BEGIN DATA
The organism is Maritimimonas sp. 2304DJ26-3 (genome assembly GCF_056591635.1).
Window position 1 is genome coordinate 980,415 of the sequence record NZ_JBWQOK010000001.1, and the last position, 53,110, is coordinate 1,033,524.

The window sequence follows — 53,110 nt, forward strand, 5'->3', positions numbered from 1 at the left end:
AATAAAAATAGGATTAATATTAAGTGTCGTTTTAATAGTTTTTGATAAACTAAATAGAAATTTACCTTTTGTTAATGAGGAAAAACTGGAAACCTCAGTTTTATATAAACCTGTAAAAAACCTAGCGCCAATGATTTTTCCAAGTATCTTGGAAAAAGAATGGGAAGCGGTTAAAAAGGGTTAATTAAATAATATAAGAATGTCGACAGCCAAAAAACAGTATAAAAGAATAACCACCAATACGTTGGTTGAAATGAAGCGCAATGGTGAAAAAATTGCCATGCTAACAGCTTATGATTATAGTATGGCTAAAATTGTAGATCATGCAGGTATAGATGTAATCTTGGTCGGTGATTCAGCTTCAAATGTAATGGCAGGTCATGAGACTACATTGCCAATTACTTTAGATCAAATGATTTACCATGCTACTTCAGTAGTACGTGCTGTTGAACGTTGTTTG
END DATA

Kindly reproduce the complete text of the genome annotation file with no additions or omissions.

The organism is Maritimimonas sp. 2304DJ26-3 (genome assembly GCF_056591635.1).
Window position 1 is genome coordinate 980,415 of the sequence record NZ_JBWQOK010000001.1, and the last position, 53,110, is coordinate 1,033,524.

The window sequence follows — 53,110 nt, forward strand, 5'->3', positions numbered from 1 at the left end:
AATAAAAATAGGATTAATATTAAGTGTCGTTTTAATAGTTTTTGATAAACTAAATAGAAATTTACCTTTTGTTAATGAGGAAAAACTGGAAACCTCAGTTTTATATAAACCTGTAAAAAACCTAGCGCCAATGATTTTTCCAAGTATCTTGGAAAAAGAATGGGAAGCGGTTAAAAAGGGTTAATTAAATAATATAAGAATGTCGACAGCCAAAAAACAGTATAAAAGAATAACCACCAATACGTTGGTTGAAATGAAGCGCAATGGTGAAAAAATTGCCATGCTAACAGCTTATGATTATAGTATGGCTAAAATTGTAGATCATGCAGGTATAGATGTAATCTTGGTCGGTGATTCAGCTTCAAATGTAATGGCAGGTCATGAGACTACATTGCCAATTACTTTAGATCAAATGATTTACCATGCTACTTCAGTAGTACGTGCTGTTGAACGTTGTTTG